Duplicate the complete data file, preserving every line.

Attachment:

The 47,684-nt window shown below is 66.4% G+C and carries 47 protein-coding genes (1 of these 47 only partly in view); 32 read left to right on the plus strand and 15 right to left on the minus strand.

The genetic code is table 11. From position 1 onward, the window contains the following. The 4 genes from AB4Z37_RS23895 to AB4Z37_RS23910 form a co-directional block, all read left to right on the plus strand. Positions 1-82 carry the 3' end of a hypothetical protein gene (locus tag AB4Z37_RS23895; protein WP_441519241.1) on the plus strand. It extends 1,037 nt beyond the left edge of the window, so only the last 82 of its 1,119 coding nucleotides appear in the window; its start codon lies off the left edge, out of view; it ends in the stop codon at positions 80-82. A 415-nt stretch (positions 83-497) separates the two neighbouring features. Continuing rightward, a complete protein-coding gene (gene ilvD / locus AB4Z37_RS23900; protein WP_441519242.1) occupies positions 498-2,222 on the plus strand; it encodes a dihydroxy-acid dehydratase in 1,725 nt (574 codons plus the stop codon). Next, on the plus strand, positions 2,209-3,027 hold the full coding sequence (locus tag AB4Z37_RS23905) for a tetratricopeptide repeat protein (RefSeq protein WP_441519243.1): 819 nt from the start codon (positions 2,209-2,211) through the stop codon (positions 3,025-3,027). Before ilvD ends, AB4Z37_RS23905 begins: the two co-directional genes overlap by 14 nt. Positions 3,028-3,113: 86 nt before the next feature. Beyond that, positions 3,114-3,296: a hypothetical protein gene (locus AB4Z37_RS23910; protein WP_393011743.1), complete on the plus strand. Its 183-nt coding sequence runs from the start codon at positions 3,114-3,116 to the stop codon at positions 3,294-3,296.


The 47,684-nt window shown below is 66.4% G+C and carries 47 protein-coding genes (1 of these 47 only partly in view); 32 read left to right on the plus strand and 15 right to left on the minus strand.

The genetic code is table 11. From position 1 onward, the window contains the following. The 4 genes from AB4Z37_RS23895 to AB4Z37_RS23910 form a co-directional block, all read left to right on the plus strand. Positions 1-82 carry the 3' end of a hypothetical protein gene (locus tag AB4Z37_RS23895; protein WP_441519241.1) on the plus strand. It extends 1,037 nt beyond the left edge of the window, so only the last 82 of its 1,119 coding nucleotides appear in the window; its start codon lies off the left edge, out of view; it ends in the stop codon at positions 80-82. A 415-nt stretch (positions 83-497) separates the two neighbouring features. Continuing rightward, a complete protein-coding gene (gene ilvD / locus AB4Z37_RS23900; protein WP_441519242.1) occupies positions 498-2,222 on the plus strand; it encodes a dihydroxy-acid dehydratase in 1,725 nt (574 codons plus the stop codon). Next, on the plus strand, positions 2,209-3,027 hold the full coding sequence (locus tag AB4Z37_RS23905) for a tetratricopeptide repeat protein (RefSeq protein WP_441519243.1): 819 nt from the start codon (positions 2,209-2,211) through the stop codon (positions 3,025-3,027). Before ilvD ends, AB4Z37_RS23905 begins: the two co-directional genes overlap by 14 nt. Positions 3,028-3,113: 86 nt before the next feature. Beyond that, positions 3,114-3,296: a hypothetical protein gene (locus AB4Z37_RS23910; protein WP_393011743.1), complete on the plus strand. Its 183-nt coding sequence runs from the start codon at positions 3,114-3,116 to the stop codon at positions 3,294-3,296.